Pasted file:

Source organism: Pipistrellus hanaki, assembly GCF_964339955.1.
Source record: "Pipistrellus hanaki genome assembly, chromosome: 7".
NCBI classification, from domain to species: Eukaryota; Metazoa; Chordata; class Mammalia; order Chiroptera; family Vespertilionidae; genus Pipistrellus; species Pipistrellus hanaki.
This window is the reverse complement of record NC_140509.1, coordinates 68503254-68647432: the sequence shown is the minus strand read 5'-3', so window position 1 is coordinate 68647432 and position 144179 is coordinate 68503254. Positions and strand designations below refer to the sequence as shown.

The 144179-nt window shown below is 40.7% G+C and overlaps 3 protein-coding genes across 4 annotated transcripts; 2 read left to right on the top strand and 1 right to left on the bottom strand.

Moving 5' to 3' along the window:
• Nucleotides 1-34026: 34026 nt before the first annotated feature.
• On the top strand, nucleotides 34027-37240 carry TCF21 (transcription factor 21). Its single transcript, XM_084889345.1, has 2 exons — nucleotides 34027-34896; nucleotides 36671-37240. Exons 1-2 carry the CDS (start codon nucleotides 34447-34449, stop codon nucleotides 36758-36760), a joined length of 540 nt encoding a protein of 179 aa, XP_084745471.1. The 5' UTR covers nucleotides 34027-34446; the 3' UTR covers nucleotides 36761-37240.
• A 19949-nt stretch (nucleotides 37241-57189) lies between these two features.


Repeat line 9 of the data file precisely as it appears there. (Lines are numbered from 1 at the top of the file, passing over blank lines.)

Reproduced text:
• A 19949-nt stretch (nucleotides 37241-57189) lies between these two features.